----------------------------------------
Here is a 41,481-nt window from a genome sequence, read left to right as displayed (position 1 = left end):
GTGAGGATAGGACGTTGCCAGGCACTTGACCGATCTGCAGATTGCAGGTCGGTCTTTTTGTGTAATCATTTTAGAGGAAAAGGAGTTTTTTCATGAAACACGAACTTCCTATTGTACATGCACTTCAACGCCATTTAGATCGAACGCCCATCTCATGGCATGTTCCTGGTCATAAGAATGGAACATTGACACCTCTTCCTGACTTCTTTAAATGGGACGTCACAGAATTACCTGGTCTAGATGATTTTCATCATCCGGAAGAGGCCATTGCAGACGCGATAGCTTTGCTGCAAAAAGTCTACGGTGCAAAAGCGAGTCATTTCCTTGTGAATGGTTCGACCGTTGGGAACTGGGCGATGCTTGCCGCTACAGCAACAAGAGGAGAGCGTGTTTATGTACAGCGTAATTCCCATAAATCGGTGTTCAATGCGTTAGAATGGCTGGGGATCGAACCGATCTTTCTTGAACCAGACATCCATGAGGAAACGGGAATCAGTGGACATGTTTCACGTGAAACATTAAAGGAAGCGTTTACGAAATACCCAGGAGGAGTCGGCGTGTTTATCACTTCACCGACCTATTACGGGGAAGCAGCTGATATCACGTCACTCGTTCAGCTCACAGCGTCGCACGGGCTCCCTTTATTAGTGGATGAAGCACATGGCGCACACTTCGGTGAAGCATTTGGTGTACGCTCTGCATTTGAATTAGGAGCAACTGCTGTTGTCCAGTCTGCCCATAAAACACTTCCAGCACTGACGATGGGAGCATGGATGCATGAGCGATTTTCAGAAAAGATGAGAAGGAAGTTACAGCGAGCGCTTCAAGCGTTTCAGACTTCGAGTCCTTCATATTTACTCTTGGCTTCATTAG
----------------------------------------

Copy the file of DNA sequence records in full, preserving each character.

Here is a 41,481-nt window from a genome sequence, read left to right as displayed (position 1 = left end):
GTGAGGATAGGACGTTGCCAGGCACTTGACCGATCTGCAGATTGCAGGTCGGTCTTTTTGTGTAATCATTTTAGAGGAAAAGGAGTTTTTTCATGAAACACGAACTTCCTATTGTACATGCACTTCAACGCCATTTAGATCGAACGCCCATCTCATGGCATGTTCCTGGTCATAAGAATGGAACATTGACACCTCTTCCTGACTTCTTTAAATGGGACGTCACAGAATTACCTGGTCTAGATGATTTTCATCATCCGGAAGAGGCCATTGCAGACGCGATAGCTTTGCTGCAAAAAGTCTACGGTGCAAAAGCGAGTCATTTCCTTGTGAATGGTTCGACCGTTGGGAACTGGGCGATGCTTGCCGCTACAGCAACAAGAGGAGAGCGTGTTTATGTACAGCGTAATTCCCATAAATCGGTGTTCAATGCGTTAGAATGGCTGGGGATCGAACCGATCTTTCTTGAACCAGACATCCATGAGGAAACGGGAATCAGTGGACATGTTTCACGTGAAACATTAAAGGAAGCGTTTACGAAATACCCAGGAGGAGTCGGCGTGTTTATCACTTCACCGACCTATTACGGGGAAGCAGCTGATATCACGTCACTCGTTCAGCTCACAGCGTCGCACGGGCTCCCTTTATTAGTGGATGAAGCACATGGCGCACACTTCGGTGAAGCATTTGGTGTACGCTCTGCATTTGAATTAGGAGCAACTGCTGTTGTCCAGTCTGCCCATAAAACACTTCCAGCACTGACGATGGGAGCATGGATGCATGAGCGATTTTCAGAAAAGATGAGAAGGAAGTTACAGCGAGCGCTTCAAGCGTTTCAGACTTCGAGTCCTTCATATTTACTCTTGGCTTCATTAG